A full calendar of events, the “Art on Abolition” online exhibition, access to “The F&C Podcast,” documentary films, and photography projects, background materials, and action steps are available on the Freedom & Captivity website,
Freedom & Captivity is funded by Colby College, Creative Portland, The Crewe Foundation, Maine Humanities Council, Portland Media Center, Scholars Strategy Network, SPACE, and the University of New Hampshire Public Humanities Center.

Freedom & Captivity Partner Exhibitions
(* indicates exhibitions created specifically for Freedom & Captivity)

Colby College Museum of Art – “Bob Thompson: This House is Mine
Bringing together paintings and works on paper from almost 50 public and private collections across the United States, “This House Is Mine” centers Bob Thompson’s work within expansive art historical narratives and ongoing dialogues about the politics of representation, charting his enduring influence.
Mayflower Hill Drive, Waterville • Through January 9, 2022

*Emery Community Center – “sea/sky, blood, earth, you”
Tracing a relationship of kinship among caregivers, Returning Citizens, families, and reentry advocates, this multifaceted project aims to foster awareness of, and reform for, elderly and terminally-ill incarcerated individuals and Returning Citizens.
Academy Street (between Main and High streets), Farmington • November 1 – December 9, 2021
Opening Reception: November 4, 5 p.m.

*First Amendment Museum – “First Freedoms in Captivity”
Incarcerated Maine veterans have created art that explores their experiences with their First Amendment freedoms: the freedoms of religion, speech, press, assembly, and petition.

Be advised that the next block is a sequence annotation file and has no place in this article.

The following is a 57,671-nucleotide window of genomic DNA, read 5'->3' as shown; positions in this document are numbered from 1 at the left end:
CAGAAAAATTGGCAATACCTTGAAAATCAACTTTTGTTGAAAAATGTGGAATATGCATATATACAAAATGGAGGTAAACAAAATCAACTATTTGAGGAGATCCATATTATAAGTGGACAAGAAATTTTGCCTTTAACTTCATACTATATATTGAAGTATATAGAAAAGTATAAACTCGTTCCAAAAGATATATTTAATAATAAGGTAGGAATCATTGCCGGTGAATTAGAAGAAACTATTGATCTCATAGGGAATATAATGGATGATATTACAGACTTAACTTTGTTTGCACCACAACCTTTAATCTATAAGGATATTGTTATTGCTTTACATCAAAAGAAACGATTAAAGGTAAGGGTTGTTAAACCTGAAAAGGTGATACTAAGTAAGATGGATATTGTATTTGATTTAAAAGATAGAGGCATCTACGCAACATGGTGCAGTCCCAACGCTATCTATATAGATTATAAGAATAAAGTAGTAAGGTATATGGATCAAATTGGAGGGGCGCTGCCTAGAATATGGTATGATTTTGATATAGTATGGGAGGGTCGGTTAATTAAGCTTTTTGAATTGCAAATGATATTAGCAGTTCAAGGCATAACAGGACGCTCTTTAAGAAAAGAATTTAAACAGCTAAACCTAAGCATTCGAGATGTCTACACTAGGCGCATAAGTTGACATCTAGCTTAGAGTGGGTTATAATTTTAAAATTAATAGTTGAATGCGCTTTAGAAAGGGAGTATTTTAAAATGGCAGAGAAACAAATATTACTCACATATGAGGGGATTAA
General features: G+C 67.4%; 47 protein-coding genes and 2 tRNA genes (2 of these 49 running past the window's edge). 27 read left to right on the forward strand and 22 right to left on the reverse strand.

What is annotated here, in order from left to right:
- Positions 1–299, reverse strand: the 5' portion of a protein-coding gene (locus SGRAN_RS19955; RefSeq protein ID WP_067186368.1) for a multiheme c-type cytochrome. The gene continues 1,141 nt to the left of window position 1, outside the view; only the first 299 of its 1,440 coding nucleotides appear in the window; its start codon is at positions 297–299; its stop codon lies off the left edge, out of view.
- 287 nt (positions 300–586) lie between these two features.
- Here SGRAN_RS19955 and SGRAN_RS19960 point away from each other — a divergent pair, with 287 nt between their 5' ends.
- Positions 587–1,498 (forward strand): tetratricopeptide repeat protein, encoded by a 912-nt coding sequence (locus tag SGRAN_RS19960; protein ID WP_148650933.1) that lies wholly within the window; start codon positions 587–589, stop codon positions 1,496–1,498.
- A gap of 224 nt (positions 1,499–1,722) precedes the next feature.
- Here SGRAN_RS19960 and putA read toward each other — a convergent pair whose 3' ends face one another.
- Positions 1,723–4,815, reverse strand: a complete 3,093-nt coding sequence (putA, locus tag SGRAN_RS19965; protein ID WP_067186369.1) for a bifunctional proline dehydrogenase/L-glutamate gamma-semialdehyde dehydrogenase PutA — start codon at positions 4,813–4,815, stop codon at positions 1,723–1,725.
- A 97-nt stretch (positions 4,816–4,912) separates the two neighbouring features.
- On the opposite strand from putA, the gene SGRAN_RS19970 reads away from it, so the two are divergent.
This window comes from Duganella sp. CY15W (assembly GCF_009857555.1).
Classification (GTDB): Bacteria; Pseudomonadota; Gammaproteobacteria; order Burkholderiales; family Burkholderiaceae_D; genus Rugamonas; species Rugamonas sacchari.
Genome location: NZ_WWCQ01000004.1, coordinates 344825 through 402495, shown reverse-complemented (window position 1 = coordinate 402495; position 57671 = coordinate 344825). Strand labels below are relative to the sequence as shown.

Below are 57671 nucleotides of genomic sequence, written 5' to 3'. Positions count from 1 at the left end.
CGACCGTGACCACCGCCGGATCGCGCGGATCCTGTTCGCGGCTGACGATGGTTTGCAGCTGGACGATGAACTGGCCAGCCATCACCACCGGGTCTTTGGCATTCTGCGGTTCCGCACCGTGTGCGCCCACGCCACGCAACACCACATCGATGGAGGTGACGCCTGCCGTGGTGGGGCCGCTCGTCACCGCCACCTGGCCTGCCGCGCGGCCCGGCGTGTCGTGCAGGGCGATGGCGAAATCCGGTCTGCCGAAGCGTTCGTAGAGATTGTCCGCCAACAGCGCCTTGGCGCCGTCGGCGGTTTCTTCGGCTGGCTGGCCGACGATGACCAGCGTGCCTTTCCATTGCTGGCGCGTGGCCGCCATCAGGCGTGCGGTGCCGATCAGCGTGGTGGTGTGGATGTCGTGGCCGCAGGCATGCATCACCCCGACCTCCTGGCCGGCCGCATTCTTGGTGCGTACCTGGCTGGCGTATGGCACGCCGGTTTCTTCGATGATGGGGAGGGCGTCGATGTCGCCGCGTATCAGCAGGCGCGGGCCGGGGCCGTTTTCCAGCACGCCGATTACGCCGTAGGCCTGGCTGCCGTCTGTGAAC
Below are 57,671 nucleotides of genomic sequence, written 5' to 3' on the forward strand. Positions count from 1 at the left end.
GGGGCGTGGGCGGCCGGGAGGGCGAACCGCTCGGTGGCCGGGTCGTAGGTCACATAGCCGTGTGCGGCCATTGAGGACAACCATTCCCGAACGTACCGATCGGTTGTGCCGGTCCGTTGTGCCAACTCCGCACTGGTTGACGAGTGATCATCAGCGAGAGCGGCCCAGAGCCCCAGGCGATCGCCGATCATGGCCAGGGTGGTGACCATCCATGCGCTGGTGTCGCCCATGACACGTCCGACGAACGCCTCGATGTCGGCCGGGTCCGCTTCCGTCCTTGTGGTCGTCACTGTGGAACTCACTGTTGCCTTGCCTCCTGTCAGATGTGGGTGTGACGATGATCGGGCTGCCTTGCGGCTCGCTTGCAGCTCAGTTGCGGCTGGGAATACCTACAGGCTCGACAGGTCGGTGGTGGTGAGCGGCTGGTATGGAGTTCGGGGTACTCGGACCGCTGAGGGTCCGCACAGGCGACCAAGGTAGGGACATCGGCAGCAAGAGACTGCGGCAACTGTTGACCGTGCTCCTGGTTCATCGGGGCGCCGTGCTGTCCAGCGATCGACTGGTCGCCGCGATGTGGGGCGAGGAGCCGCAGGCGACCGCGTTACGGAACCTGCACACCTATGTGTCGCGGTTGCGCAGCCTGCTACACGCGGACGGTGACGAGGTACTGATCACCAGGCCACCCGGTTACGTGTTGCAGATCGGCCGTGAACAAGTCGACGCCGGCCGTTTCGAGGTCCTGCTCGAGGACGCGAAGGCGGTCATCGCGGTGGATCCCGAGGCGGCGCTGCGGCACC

184 State Street, Augusta • September 1 – December 31, 2021 • Opening reception: September 8, 5-7 p.m.

*Freedom & Captivity – “Art on Abolition”
What does abolition look like, sound like, feel like? This online multimedia exhibition is juried from a national open call for work responding to the prompt.
Public launch: September 2, 2021, 6:30 p.m., Fox Field, Kennedy Park, Portland
Public screening of films and media: October 3, 2021, 6:30 p.m., Congress Square Park, Portland

*Institute of Contemporary Art at Maine College of Art “Monitor: Surveillance, Data, and the New Panopticon”
This exhibit explores the ways in which our lives are being influenced and determined by visible and invisible actions of “watching over.” reflecting on the prevalence of surveillance in contemporary contexts as well as its historical antecedents.
522 Congress Street, Portland • October 1 – December 10, 2021 • Opening reception: October 1, 5-8 p.m.

Maine Historical Society – “Begin Again: Reckoning with Intolerance in Maine”
“Begin Again” examines the roots of social justice topics and aims to stimulate civic engagement and foster dialogue among Mainers. The Black Lives Matter movement, political unrest, and COVID-19 converged into a societal crisis. Through a physical exhibition and a virtual program series, “Begin Again” explores Maine’s historic role in these crises, and the national dialogue on race and equity.
489 Congress Street, Portland • Through December 31, 2021

*Maine Historical Society – “Passing the Time: Artwork by WWII German Prisoners of War in Aroostook County”
In 1944, the U.S. Government established Camp Houlton, a prisoner-of-war (POW) internment camp for captured German soldiers during World War II. Many of the prisoners worked on local farms, planting and harvesting potatoes. Some created artwork and handicrafts they sold or gave to camp guards.
489 Congress Street, Portland • Through December 31, 2021

Maine Historical Society – “The Advent of Green Acre, a Bahá’í Center of Learning”